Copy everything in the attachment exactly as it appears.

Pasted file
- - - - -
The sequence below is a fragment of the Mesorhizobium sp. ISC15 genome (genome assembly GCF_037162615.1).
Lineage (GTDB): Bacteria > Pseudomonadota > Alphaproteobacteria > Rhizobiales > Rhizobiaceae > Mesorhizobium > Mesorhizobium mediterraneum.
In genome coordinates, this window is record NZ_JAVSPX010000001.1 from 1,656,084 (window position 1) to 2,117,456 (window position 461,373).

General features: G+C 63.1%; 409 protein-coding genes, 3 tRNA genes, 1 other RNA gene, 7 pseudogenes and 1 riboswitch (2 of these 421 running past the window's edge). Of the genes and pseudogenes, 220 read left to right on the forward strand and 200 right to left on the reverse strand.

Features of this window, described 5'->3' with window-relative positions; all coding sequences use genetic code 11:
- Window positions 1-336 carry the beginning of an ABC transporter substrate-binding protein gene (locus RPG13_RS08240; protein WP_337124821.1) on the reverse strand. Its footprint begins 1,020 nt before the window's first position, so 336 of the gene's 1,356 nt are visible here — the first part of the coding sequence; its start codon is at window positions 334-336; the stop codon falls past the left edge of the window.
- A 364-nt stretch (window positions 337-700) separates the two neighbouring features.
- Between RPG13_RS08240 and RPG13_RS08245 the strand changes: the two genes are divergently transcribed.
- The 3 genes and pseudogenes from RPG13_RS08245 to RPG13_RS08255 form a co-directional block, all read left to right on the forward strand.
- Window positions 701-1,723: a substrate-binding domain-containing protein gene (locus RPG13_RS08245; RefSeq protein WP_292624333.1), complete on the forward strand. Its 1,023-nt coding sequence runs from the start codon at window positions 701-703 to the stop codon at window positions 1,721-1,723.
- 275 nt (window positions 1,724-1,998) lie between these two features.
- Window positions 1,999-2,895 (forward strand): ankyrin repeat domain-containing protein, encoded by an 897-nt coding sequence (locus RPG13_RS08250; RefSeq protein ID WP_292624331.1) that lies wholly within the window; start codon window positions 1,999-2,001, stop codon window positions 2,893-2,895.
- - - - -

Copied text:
The sequence below is a fragment of the Mesorhizobium sp. ISC15 genome (genome assembly GCF_037162615.1).
Lineage (GTDB): Bacteria > Pseudomonadota > Alphaproteobacteria > Rhizobiales > Rhizobiaceae > Mesorhizobium > Mesorhizobium mediterraneum.
In genome coordinates, this window is record NZ_JAVSPX010000001.1 from 1,656,084 (window position 1) to 2,117,456 (window position 461,373).

General features: G+C 63.1%; 409 protein-coding genes, 3 tRNA genes, 1 other RNA gene, 7 pseudogenes and 1 riboswitch (2 of these 421 running past the window's edge). Of the genes and pseudogenes, 220 read left to right on the forward strand and 200 right to left on the reverse strand.

Features of this window, described 5'->3' with window-relative positions; all coding sequences use genetic code 11:
- Window positions 1-336 carry the beginning of an ABC transporter substrate-binding protein gene (locus RPG13_RS08240; protein WP_337124821.1) on the reverse strand. Its footprint begins 1,020 nt before the window's first position, so 336 of the gene's 1,356 nt are visible here — the first part of the coding sequence; its start codon is at window positions 334-336; the stop codon falls past the left edge of the window.
- A 364-nt stretch (window positions 337-700) separates the two neighbouring features.
- Between RPG13_RS08240 and RPG13_RS08245 the strand changes: the two genes are divergently transcribed.
- The 3 genes and pseudogenes from RPG13_RS08245 to RPG13_RS08255 form a co-directional block, all read left to right on the forward strand.
- Window positions 701-1,723: a substrate-binding domain-containing protein gene (locus RPG13_RS08245; RefSeq protein WP_292624333.1), complete on the forward strand. Its 1,023-nt coding sequence runs from the start codon at window positions 701-703 to the stop codon at window positions 1,721-1,723.
- 275 nt (window positions 1,724-1,998) lie between these two features.
- Window positions 1,999-2,895 (forward strand): ankyrin repeat domain-containing protein, encoded by an 897-nt coding sequence (locus RPG13_RS08250; RefSeq protein ID WP_292624331.1) that lies wholly within the window; start codon window positions 1,999-2,001, stop codon window positions 2,893-2,895.